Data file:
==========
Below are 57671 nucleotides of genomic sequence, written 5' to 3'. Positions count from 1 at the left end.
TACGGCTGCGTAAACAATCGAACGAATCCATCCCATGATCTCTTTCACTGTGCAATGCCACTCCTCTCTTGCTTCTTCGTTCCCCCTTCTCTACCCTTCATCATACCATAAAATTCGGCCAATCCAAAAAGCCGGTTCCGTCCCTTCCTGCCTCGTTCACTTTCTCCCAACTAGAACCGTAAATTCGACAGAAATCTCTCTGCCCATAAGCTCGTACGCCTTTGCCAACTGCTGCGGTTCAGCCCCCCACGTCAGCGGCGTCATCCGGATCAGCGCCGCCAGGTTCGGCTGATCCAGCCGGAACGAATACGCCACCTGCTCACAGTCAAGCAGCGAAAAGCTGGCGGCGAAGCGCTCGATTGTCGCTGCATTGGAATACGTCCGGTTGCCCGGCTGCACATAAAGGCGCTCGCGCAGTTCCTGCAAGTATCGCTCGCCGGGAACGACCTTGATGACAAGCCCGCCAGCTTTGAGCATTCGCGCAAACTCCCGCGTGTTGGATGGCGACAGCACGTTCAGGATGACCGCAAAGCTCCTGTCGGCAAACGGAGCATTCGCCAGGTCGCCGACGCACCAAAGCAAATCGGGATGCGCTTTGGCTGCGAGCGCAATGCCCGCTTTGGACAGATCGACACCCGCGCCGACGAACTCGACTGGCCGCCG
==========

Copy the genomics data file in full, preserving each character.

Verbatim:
Below are 57671 nucleotides of genomic sequence, written 5' to 3'. Positions count from 1 at the left end.
TACGGCTGCGTAAACAATCGAACGAATCCATCCCATGATCTCTTTCACTGTGCAATGCCACTCCTCTCTTGCTTCTTCGTTCCCCCTTCTCTACCCTTCATCATACCATAAAATTCGGCCAATCCAAAAAGCCGGTTCCGTCCCTTCCTGCCTCGTTCACTTTCTCCCAACTAGAACCGTAAATTCGACAGAAATCTCTCTGCCCATAAGCTCGTACGCCTTTGCCAACTGCTGCGGTTCAGCCCCCCACGTCAGCGGCGTCATCCGGATCAGCGCCGCCAGGTTCGGCTGATCCAGCCGGAACGAATACGCCACCTGCTCACAGTCAAGCAGCGAAAAGCTGGCGGCGAAGCGCTCGATTGTCGCTGCATTGGAATACGTCCGGTTGCCCGGCTGCACATAAAGGCGCTCGCGCAGTTCCTGCAAGTATCGCTCGCCGGGAACGACCTTGATGACAAGCCCGCCAGCTTTGAGCATTCGCGCAAACTCCCGCGTGTTGGATGGCGACAGCACGTTCAGGATGACCGCAAAGCTCCTGTCGGCAAACGGAGCATTCGCCAGGTCGCCGACGCACCAAAGCAAATCGGGATGCGCTTTGGCTGCGAGCGCAATGCCCGCTTTGGACAGATCGACACCCGCGCCGACGAACTCGACTGGCCGCCG